This article provides an overview of the authors' activity on organic secondary ion mass spectrometry (organic SIMS) using ionic liquids. Ionic liquids, i.e., molten salts with a melting point less than 100℃, have negligible vapor pressures, so that they are compatible with ultra-high vacuum. They are divided into two groups : aprotic ionic liquids and protic ionic liquids. Both ionic liquids were tested as liquid matrices and as primary ion beams in organic SIMS. Protic ionic liquids proved to be effective to enhance molecular secondary ion intensities, whereas aprotic ionic liquids were not useful. Among ionic liquids, alkylammonium titrates such as propylammonium nitrate will be most promising for organic SIMS.
There have been a lot of artificial superhydrophobic surfaces, however, those are difficult to use in daily purposes because of their brittle, stiff and breakable properties. We have been reported fabrication of superhydrophobic microstructured vulcanized rubber surfaces by using silicon microstructures as mold during their vulcanization process. Furthermore, the arrangement of microstructures could be repeatedly transformed from a hexagonal to linear patterns by elongations and superhydrophobicity was kept during elongation process. In this report, we prepared other type of superhydrophobic microstructured vulcanized rubber surfaces, which can be changed surface wettability by stretching. The superhydrophobic microstructured vulcanized rubber surfaces were prepared by using a silicon microstructures as mold. After observation of surface structures and wettability by laser microscopy and water contact angle analyzer, we took high-speed photography of water droplets felled to the rubber surfaces with different elongation rates, and theoretically discussed the differences of water behaviors.
Si films including hierarchical nanodot structures were developed using ultrathin SiO2 films. Scattering bodies with various size scales are expected to scatter phonons with various wavelengths. This idea is important for reduction of thermal conductivity because phonon, that is boson, with various wavelengths, can contribute to the heat transport. Here, in Si films including Si nanodot structures, the nanodots with various sizes reduced the thermal conductivity effectively in addition to increase of dopant activation rates. Furthermore, highly-doped Si films including Ge nanodots that have atomic scale and nanoscale phonon scattering bodies exhibited drastically-reduced thermal conductivity. This drastic reduction of thermal conductivity came from hierarchical structures that include nanodot structures working as strong phonon scattering bodies. This gives the guideline of control of phonon and carrier transport using nanostructures for high performance thermoelectric materials.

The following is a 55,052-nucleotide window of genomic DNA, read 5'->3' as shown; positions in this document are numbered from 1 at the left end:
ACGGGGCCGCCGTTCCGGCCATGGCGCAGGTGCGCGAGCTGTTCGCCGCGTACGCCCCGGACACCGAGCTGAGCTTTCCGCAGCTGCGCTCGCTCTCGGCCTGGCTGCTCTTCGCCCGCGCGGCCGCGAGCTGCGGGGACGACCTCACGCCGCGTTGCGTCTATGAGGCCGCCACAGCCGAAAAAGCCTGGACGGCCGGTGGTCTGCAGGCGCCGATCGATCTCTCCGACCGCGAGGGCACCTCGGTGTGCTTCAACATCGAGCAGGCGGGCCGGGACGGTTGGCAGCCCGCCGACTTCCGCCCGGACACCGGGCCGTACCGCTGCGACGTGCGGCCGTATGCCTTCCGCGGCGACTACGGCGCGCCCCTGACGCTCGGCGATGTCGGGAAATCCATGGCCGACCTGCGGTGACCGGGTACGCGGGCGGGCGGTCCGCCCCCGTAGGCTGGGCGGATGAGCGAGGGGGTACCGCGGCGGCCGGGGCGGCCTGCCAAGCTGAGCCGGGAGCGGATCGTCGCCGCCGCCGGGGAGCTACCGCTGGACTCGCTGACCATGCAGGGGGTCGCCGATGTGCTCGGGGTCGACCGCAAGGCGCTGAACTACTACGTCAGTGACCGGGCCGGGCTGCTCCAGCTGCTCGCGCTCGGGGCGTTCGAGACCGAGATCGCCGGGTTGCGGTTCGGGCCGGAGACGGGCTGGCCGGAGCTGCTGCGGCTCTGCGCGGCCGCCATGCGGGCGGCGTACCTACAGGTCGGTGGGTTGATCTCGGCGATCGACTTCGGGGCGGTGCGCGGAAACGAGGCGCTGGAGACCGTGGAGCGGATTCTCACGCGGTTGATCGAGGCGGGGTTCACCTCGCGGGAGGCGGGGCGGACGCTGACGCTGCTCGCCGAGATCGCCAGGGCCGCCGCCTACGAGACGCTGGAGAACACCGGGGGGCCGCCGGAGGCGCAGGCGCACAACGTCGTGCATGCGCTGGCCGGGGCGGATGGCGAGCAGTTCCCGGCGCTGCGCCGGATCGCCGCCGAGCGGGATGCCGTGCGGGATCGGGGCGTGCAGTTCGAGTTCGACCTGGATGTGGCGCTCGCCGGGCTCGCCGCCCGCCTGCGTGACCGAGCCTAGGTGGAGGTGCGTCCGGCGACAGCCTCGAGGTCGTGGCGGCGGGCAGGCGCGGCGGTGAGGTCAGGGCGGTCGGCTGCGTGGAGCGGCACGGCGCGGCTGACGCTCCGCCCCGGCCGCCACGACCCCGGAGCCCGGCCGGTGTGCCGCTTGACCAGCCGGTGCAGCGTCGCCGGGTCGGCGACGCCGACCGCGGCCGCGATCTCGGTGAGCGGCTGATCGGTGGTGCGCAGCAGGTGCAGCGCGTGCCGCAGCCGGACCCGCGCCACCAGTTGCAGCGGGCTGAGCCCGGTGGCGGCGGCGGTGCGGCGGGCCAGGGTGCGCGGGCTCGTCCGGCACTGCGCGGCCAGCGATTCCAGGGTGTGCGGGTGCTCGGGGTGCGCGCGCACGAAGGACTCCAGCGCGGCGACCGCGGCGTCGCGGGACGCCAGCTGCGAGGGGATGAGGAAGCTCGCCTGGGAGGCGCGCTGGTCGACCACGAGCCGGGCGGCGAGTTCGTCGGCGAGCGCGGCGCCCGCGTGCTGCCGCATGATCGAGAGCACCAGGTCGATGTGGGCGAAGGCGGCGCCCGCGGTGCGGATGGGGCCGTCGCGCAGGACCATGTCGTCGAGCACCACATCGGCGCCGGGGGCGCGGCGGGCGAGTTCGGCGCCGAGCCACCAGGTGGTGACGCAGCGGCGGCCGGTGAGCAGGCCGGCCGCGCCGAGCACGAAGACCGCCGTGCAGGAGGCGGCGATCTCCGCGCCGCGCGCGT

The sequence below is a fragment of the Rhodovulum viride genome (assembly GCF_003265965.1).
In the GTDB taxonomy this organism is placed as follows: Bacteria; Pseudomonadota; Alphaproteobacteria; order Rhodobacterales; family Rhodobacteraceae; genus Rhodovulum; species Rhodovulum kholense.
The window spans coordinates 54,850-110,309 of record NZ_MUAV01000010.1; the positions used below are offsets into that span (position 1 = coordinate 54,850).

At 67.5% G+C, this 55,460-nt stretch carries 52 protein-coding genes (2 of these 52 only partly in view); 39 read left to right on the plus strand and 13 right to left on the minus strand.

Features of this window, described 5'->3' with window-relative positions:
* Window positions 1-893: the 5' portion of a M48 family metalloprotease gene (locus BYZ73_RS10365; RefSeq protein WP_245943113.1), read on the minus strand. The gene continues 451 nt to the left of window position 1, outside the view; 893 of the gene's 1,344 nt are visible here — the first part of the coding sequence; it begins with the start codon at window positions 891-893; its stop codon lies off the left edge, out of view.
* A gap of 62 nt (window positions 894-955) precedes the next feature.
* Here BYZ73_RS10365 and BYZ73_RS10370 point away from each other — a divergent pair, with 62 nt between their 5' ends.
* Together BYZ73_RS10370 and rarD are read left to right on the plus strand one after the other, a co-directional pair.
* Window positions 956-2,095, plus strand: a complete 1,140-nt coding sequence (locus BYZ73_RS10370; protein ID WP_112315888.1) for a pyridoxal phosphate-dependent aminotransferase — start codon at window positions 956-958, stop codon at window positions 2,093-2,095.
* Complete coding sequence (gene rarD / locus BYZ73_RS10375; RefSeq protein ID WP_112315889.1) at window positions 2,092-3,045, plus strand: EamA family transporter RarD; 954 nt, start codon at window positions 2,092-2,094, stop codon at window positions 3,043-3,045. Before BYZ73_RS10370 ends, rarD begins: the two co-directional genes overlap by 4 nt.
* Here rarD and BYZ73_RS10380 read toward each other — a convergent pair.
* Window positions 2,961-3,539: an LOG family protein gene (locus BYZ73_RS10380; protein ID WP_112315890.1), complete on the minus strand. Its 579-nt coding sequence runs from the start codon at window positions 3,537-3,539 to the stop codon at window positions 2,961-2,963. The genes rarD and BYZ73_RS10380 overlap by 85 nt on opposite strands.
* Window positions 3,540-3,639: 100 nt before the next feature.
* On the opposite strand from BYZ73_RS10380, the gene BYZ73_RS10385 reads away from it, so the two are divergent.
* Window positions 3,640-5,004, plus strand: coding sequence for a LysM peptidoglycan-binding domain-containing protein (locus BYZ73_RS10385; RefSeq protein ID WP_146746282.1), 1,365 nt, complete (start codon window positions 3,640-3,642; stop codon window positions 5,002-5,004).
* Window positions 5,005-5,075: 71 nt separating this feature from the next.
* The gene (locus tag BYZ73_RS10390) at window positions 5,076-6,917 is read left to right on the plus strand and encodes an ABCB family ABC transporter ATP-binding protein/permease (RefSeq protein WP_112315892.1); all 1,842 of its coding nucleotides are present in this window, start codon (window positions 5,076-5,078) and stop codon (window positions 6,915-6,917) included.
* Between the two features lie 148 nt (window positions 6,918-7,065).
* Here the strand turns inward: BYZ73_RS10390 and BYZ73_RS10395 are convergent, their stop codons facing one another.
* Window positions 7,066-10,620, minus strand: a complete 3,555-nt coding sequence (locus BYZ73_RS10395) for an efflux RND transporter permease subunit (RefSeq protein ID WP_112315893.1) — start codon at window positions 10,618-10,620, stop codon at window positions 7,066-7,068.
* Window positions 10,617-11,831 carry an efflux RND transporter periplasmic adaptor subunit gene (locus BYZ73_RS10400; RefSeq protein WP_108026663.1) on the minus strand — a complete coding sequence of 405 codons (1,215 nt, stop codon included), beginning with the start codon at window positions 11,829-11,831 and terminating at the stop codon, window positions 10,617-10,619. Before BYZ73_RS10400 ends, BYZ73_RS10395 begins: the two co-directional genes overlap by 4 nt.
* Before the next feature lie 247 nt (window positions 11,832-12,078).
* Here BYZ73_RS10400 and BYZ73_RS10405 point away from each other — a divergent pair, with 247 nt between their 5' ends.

Semiconductor cleaning is a very important process in integrated circuit manufacturing, and the removal of high dose ion implanted photoresist is a big challenge in semiconductor cleaning owing to their carbonized crust layer generated on and near the surface of the photoresist layer. Microbubbles are a promising candidate in single wafer spin cleaning process for the removal of the crust generated photoresist without any substrate loss. And the bubbles are gas bodies less than 50 micrometer in diameter and shrink underwater due to the rapid dissolution of the interior gas. It has been demonstrated that the bubbles can generate free radicals during the collapsing process under water through the dispersion of the elevated energy accumulated as the surface electricity during the collapsing process of microbubble. In this article the author introduces the fundamental properties of microbubble and their several examples relating to semiconductor cleaning.
This report is a personal research history of the author. The author engaged in the extreme high vacuum project in 1988. Before that time, the research field of the author was limited to the surface finishing of metals. However, since 1988 the author has been stimulated by the intense communication with researchers of different fields, and the author’s research field has been expanded even to the standardization of surface analyses. The author has been involved in the activities of Japan Vacuum Society and Surface Science Society of Japan since 1980’s. Through these activities in societies, the author could get to know many nice researchers, and these researchers help the author to challenge new research fields. Extreme high vacuum is one of the bridges between vacuum and surface. The author believes there are many bridges between vacuum and surface, and communications through these bridges will make the society more active.